The Guest follows the Petersons, an average American family who’s eldest son Caleb was a soldier who was killed while serving overseas. They are visited by a young man named David (Dan Stevens) who claims to be an army buddy of Caleb’s and who has been tasked by the deceased son to visit and help out the Peterson family. Once David arrives though, some unusual things (namely corpses) start cropping up in the Petersons’ lives and it becomes obvious that David isn’t everything he says he is. (more…)
I’m not a huge fan of comedy movies. Other than the classics like Blazing Saddles, Airplane, and Monty Python and the Holy Grail, movies that are strictly comedies usually fall flat for me. Maybe I’m just a grumpy asshole, but a majority of Hollywood comedy movies are just an hour and a half of farts, people getting hit in the balls, and “jokes” about sex, and I find none of that funny. There’s only a handful of on-screen sex jokes that are actually funny, because they craft some sort of set up and punchline. Y’know, like, they’re actually jokes. A prime example would be the “Woah, bumpy road ahead!” joke from the first season of Arrested Development. George Michael is a hormone riddled teenager who has a weird crush on his cousin Maeby. When riding in the car, Maeby needs to sit on George Michael’s lap to make space. Michael Bluth exclaims there’s a bumpy road ahead, and we get to see the dread in George Michael’s eyes. Set up. Punchline. It’s simple, but it works. It’s not just “hurr durr, look at boners because a girl is hot. Get it? Boners are funny because penis.”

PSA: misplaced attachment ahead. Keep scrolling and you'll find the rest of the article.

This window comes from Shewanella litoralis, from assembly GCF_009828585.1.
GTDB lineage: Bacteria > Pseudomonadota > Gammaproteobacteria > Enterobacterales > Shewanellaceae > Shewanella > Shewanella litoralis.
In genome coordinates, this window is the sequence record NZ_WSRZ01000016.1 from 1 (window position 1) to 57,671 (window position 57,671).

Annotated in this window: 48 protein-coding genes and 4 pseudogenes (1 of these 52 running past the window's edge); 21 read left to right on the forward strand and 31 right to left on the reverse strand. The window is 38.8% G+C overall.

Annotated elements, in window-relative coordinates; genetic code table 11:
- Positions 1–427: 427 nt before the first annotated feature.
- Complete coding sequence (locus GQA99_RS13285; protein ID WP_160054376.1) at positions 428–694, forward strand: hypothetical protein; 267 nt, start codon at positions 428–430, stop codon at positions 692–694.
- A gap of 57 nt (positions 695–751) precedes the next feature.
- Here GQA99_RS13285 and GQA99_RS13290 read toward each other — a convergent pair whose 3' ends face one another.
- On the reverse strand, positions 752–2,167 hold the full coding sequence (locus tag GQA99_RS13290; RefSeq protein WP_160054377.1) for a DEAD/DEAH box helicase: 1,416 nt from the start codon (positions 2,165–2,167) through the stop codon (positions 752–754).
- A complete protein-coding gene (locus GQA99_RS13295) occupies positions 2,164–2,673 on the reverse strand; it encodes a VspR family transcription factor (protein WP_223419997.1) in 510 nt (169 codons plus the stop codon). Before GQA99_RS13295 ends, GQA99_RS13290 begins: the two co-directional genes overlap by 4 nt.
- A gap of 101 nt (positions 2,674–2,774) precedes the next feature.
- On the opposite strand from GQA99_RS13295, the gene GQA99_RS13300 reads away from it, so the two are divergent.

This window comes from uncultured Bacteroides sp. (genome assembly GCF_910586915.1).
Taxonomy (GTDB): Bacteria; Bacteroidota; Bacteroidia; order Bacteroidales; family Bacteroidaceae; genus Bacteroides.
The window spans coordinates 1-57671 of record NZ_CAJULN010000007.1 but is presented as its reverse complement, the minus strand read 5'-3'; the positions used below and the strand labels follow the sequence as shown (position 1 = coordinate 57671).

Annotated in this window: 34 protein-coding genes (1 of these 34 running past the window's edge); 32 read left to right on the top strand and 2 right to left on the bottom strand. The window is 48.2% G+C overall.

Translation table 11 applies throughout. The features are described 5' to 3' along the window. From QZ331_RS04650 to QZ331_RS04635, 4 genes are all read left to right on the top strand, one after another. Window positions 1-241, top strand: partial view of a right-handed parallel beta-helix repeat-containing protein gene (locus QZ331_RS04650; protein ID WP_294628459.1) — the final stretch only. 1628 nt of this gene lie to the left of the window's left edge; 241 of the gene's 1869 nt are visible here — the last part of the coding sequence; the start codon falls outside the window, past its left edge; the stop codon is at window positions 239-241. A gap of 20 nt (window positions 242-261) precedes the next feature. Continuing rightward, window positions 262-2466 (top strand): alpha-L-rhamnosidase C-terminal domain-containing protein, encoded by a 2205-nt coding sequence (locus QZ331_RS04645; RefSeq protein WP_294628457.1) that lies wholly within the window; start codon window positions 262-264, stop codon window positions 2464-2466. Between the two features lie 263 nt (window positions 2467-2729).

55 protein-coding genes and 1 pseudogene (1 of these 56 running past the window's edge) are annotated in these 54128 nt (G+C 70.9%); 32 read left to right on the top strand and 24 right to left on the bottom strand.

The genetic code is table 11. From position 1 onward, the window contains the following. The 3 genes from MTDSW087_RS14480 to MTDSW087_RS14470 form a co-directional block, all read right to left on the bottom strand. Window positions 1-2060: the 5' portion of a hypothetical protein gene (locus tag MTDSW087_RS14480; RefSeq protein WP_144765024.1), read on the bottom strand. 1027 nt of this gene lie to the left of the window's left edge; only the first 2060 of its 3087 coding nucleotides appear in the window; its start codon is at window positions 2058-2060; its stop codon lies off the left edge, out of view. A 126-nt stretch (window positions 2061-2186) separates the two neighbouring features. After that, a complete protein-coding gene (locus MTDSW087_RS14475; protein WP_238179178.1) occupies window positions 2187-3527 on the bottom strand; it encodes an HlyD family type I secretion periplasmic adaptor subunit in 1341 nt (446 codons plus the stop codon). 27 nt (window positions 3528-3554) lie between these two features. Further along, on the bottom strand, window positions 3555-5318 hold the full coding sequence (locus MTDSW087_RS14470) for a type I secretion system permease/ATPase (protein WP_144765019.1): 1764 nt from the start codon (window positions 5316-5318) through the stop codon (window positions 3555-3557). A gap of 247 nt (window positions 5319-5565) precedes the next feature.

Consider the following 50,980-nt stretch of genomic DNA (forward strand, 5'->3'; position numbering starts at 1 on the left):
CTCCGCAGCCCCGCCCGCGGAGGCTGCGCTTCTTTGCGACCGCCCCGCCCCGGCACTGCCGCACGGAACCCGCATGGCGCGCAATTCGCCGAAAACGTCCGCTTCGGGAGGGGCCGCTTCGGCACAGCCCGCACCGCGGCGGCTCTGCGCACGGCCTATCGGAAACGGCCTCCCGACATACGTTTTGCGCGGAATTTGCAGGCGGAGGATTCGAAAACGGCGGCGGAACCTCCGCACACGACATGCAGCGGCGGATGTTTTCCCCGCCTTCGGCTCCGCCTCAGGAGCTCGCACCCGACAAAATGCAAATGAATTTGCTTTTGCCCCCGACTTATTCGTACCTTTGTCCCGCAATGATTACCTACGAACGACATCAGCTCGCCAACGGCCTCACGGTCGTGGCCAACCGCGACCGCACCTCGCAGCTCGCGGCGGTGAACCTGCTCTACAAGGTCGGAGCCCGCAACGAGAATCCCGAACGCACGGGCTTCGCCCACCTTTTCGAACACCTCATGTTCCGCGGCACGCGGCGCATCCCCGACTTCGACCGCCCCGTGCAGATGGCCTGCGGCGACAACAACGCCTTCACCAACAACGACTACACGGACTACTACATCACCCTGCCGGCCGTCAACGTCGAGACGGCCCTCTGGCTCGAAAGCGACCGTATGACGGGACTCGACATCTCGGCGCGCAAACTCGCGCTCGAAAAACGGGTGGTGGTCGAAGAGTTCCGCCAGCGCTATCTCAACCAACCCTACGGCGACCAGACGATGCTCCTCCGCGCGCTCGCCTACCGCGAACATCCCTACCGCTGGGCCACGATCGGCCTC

So now I’m going to write about a movie I enjoyed that was an hour and a half of farts, people getting hit in the balls, and “jokes” about sex.
Idiocracy is a satirical comedy by Mike Judge, creator of comedy marvels such as Office Space and the long running TV show King of the Hill. That sounds super sarcastic, but I legitimately love both of those. They are pretty divisive, so if you hate them, just pretend it was scathing sarcasm and I’m actually really funny.
Idiocracy follows the story of the world’s most average Joe (literally) who is frozen in a military experiment, only to wake up 500 years in the future. Now he needs to figure out how to find a way back to his time, but oh no! Everyone in the future is stupid! The movie opens with a case study following two families, one where the average IQ is said to be about 130 and the other where the average IQ is about 85. Now I know that IQ is a terrible way to quantify how smart someone is and having a higher IQ can still mean you can still be really fucking stupid, but for the sake of this review, characters with a high IQ are going to be called smart, and characters with low IQs will be called stupid. It shows that the stupid family reproduces much more than the smart family, spreading their stupid genes to the new generation who then go out and pop out babies like crazy. Scaling this up to a national level, by the year 2505, everyone is just a fucking idiot. The science doesn’t really check out, but whatever. (more…)